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This is our second blog exploring the influence of Look! We Have Come Through! This time David Brock explores how Lawrentian ideals, particularly those of renewed inner life, have come to influence future generations of poets and artists. He pays particular attention to Steve Taylor’s collection The Calm Centre, which picked lines from Lawrence’s ‘Song of a Man Who Has Come Through’ to preface his own book of verse on the theme of individual enlightenment.

In an enlivening introduction to a 1990s Wordsworth edition of D.H. Lawrence’s Poetry, Albert Glover writes of the amazing breakthrough Lawrence made as man and poet on finding fulfilment in love and marriage. ‘Everything Lawrence wrote after Look! We Have Come Through! [the cycle of love poems he produced during this important phase] comes from a soul forged in the ecstasy of spiritual awakening’, Glover asserts, before quoting the memorable, mysterious opening of Lawrence’s ‘Song of a Man Who Has Come Through’. . .’Not I, not I, but the wind that blows through me!/ A fine wind is blowing the new direction of time. . .’ This being ‘the prophetic stance of the risen man’, Glover suggests.

A present day writer, thinker and poet, Steve Taylor (who gave spell-binding, unscripted talks to the Lawrence Society in its glory days, about Lawrence as Pagan, and as Mystic, and now appears annually in Mind, Body and Spirit magazine’s list of ‘the world’s 100 most spiritually influential living people’), has picked lines from this key poem to preface his own book of verse on the theme of individual enlightenment. Entitled The Calm Center, it features an introduction by spiritual teacher and author of The Power of Now, Eckhart Tolle.

Of the Lawrence poem in question, composed around the time of Lawrence’s marriage to Frieda, on 13th July 1914, the late great Keith Sagar writes that it is ‘about life and art, about Lawrence the married man and Lawrence the poet’, and that it ‘consists almost entirely of images – wind, chisel, fountain, angels.’

What is the ‘wind’ which Lawrence speaks of? Keith suggests it signifies the release of a new imaginative, poetic energy suddenly at large, and which may provide him with inspiration so powerful it may break through the rock encasing our soul, to open up a new ‘Pagan paradise’ – the Hesperides – where the golden apples offer a life free from the old (Eden apple) fear of sin.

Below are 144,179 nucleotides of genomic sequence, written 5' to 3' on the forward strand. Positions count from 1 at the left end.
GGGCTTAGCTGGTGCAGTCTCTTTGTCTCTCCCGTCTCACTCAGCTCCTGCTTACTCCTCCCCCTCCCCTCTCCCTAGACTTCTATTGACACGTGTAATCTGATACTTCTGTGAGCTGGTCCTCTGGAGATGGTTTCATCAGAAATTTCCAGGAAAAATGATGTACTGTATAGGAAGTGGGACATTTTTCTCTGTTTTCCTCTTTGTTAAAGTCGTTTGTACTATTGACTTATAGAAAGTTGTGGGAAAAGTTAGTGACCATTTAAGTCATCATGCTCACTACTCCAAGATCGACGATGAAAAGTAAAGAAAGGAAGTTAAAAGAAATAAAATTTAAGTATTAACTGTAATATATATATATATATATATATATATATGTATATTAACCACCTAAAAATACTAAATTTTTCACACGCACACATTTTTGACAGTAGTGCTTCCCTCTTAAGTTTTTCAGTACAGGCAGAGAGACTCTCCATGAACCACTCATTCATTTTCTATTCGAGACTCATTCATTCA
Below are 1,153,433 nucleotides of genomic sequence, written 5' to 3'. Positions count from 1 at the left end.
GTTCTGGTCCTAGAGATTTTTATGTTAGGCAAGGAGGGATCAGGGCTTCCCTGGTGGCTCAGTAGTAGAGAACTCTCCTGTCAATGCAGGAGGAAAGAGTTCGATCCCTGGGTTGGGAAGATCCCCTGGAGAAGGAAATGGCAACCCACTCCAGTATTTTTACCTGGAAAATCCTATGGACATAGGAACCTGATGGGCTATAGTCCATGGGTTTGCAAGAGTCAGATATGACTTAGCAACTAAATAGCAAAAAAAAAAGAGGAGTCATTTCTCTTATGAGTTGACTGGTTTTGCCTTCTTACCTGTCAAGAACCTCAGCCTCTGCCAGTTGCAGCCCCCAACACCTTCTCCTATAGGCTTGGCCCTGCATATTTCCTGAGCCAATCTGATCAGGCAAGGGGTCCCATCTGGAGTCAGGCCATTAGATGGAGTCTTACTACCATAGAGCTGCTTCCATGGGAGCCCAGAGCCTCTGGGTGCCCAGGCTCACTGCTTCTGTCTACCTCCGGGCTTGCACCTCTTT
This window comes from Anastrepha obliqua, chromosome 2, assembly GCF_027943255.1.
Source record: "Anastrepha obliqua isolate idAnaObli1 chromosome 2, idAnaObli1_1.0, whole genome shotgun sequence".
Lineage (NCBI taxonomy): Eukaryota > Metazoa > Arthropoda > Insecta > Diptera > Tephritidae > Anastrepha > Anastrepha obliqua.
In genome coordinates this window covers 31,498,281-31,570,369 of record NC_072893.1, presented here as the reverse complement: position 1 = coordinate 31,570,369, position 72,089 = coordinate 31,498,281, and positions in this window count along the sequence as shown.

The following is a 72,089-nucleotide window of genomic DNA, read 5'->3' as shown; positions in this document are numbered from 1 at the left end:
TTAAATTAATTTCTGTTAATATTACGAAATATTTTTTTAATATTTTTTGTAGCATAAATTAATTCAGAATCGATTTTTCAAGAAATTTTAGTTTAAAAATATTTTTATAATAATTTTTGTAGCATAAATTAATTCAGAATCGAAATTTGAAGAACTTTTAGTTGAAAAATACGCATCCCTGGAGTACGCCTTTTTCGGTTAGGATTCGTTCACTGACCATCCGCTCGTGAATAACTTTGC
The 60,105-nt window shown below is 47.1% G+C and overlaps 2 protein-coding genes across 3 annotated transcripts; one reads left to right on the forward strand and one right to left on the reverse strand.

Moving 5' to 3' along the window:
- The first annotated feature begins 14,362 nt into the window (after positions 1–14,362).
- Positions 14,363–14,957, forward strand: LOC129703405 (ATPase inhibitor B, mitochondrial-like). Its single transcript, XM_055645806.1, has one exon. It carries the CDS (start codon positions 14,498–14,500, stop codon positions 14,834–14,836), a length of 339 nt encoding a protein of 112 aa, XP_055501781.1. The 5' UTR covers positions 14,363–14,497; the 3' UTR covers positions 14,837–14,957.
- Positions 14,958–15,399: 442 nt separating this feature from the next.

The poem ends with ‘the three strange angels’ knocking on the door, at night. Lawrence is ready and willing to face this disturbing challenge – ‘Admit them, admit them’. Together with his wife, he feels able to save the seeds of creativity – these wind-blown, winged gifts – from a world descending into war and destruction. And, as Keith also puts it, the ‘exorcism’ of Sons and Lovers has brought the re-birth of Lawrence’s ‘demon’ – a force now ‘free to become no longer the writhing repressed half of a split psyche.’

Steve Taylor’s therapeutic poems (which are reflective discourses, rather in the manner of Lawrence’s Pansies) reveal how we too might heal our mental ailments, achieve this ‘new’ Lawrentian ‘wholeness and courage’, and find a ‘self’ free of negativity ‘which can recognise and respond to the sacred’, within what Frieda called ‘the great vast show of life’.

One must be prepared to change. As with Lawrence there are difficult questions and challenges. ‘The Off-Loading’ is reminiscent of one of Lawrence’s most famous final poems, ‘Phoenix’, in asking ‘Are you willing to give yourself up?’ It is only when you can let go that ‘you’ll be empty, peaceful and light/ and ready to float free’ – rather like Lawrence’s ‘immortal bird’ rising from the flames.

There are poems about engagement with trees, something Lawrence understood uncannily well. It is of unfathomable value – balm to the suffering soul – to wake up to nature and reconnect in this profound way.

‘The Project’ is concerned with permitting your inner self to unfold and have expression.

‘The End of Desire’, about the erroneous pursuit of false goals in life, feels pure Lawrence, while Steve’s concluding poem ‘The Essence’ has that grand Lawrentian theme that we can each be a living manifestation of cosmic energy.

Lawrence’s remarkable verse contains next to nothing that is ‘chaff’. In common with his other work, it offers a great and nourishing influence on succeeding generations of writers, whose own uplifting poetry can achieve similar spiritual breakthroughs, leading to the awakening of new ‘integrity’, ‘vital sanity’ and holistic being. Steve Taylor’s latest volume offers this Lawrentian vision of renewed inner life and fulfilling emotional health.

dhl-trunkIn the DH Lawrence Memory Theatre we want to address various aspects of Lawrence’s life through artefacts to try to understand this complex writer.  How do we capture and track his influences? What are you personally ‘willing to give up’ and how does this compare with Lawrence’s own principles? How do we represent renewed inner life? In 2019 we will be building our Memory Theatre and retracing Lawrence’s savage pilgrimage both physically and digitally. If you have an idea for an artefact get involved and submit ideas here.

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